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Vet Microbiol. 2006 Mar 10;113(1-2):143-52. Epub 2005 Dec 5.

Molecular and phenotypical characterization of Clostridium perfringens isolates from poultry flocks with different disease status.

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Department of Pathology, Bacteriology and Avian Diseases, Research Group Veterinary Public Health and Zoonoses, Faculty of Veterinary Medicine, Ghent University, Salisburylaan 133, B-9820 Merelbeke, Belgium.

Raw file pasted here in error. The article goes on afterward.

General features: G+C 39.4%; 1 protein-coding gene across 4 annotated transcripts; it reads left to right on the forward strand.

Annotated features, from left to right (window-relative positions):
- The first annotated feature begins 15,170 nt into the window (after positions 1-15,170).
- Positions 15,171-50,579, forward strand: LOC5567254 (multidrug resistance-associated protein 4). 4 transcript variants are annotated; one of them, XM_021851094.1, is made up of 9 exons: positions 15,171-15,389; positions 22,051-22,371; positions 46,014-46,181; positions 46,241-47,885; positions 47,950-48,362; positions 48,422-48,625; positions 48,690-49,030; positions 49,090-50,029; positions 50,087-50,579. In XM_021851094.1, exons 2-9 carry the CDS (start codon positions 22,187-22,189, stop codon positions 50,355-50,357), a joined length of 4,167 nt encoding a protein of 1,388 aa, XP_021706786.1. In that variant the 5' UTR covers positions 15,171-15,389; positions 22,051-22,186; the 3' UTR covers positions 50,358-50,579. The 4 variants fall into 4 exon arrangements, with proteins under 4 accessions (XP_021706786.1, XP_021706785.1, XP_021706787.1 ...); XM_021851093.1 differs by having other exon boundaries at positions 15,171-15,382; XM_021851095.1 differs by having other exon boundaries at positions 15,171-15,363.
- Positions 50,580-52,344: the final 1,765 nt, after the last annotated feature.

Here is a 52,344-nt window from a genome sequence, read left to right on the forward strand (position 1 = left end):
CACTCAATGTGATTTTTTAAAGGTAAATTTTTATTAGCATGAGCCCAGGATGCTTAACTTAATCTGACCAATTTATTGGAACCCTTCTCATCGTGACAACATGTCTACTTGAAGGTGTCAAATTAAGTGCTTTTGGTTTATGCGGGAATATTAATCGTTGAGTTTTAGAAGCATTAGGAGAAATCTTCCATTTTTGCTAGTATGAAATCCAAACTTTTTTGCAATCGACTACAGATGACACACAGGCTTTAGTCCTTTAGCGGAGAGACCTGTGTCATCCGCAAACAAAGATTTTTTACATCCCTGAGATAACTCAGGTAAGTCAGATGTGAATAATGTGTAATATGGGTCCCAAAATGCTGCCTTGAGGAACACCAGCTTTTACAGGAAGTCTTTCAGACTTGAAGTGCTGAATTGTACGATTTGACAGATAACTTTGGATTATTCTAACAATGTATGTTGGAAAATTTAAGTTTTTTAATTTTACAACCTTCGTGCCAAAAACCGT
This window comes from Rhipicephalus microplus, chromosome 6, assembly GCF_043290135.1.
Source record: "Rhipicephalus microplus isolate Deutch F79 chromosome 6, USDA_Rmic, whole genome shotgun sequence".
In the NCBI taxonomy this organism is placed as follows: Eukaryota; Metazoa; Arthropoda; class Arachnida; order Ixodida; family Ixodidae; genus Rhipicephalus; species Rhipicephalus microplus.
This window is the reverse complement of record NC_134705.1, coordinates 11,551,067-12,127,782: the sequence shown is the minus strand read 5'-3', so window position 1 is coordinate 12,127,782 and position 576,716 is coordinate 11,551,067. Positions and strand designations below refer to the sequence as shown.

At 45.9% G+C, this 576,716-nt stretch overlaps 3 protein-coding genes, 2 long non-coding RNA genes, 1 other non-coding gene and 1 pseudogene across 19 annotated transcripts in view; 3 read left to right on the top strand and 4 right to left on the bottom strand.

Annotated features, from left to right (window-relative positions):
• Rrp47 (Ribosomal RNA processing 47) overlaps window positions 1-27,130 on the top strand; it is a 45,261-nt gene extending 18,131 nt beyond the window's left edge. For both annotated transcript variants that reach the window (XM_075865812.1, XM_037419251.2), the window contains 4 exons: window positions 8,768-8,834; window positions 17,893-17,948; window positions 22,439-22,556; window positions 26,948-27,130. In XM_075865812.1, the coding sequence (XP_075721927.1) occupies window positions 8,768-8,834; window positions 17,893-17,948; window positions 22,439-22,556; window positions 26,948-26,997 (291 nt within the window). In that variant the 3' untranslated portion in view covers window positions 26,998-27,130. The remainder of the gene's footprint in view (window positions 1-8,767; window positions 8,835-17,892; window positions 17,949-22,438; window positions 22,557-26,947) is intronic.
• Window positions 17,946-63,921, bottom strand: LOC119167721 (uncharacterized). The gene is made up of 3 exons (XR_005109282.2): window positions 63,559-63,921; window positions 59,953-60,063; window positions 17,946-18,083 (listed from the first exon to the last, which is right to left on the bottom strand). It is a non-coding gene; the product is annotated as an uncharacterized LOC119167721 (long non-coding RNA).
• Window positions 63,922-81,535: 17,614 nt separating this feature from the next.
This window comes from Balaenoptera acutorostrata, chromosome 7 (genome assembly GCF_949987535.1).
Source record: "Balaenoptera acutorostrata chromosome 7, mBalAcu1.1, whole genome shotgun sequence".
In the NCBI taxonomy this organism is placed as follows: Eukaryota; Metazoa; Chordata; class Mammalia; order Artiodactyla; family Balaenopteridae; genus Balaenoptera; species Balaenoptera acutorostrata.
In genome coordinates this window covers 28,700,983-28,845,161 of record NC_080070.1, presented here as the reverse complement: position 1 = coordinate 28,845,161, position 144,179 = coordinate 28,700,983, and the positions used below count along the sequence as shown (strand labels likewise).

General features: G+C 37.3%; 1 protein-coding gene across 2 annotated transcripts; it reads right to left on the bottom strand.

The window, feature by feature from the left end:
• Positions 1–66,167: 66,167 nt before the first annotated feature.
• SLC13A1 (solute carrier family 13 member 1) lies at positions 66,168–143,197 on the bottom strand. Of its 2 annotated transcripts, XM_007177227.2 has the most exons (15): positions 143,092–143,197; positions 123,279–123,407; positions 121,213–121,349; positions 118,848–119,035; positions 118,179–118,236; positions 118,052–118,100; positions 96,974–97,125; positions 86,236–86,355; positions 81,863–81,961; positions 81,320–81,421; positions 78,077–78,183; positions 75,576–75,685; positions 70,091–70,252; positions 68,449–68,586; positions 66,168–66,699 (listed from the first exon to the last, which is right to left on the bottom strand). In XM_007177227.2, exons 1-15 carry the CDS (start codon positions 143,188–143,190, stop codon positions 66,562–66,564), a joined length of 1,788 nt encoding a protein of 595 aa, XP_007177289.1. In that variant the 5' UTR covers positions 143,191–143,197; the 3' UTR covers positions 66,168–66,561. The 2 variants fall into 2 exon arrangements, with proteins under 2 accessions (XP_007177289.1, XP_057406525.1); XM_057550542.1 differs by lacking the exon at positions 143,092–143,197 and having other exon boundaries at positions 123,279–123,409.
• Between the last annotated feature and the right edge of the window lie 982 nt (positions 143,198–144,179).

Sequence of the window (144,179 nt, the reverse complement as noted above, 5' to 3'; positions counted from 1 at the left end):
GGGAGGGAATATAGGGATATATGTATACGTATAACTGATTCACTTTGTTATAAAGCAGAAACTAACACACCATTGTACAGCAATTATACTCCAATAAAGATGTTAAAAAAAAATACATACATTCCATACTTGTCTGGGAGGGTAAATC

Due to the diminished use of growth-promoting antibiotics in the European Union, Clostridium perfringens induced necrotic enteritis and subclinical disease have become important threats to poultry health. A study was set up to genotypically and phenotypically characterise C. perfringens isolates from poultry flocks with different health status. Animals from healthy flocks were sampled by cloacal swabs, while intestinal and liver samples of animals suffering from necrotic enteritis were analysed. A total of 27 isolates was obtained from 23 broiler flocks without clinical problems and 36 isolates were obtained from 8 flocks with clinical problems. Using PFGE typing, high genetic diversity was detected between isolates from different flocks. Isolates derived from flocks where disease outbreaks occurred were clonal within each flock, but each flock harboured a different clone. All isolates were of toxin type A. Isolates from 5 out of 35 PFGE types carried the cpb2 gene, encoding the beta2 toxin, and isolates from 2 out of 35 PFGE types harboured the cpe gene, encoding the enterotoxin. In vitro alpha toxin production for all isolates was quantified by enzyme-linked immunosorbent assay. It was shown that in vitro alpha toxin production of C. perfringens isolates from diseased flocks was not higher than in vitro alpha toxin production from isolates derived from healthy flocks.

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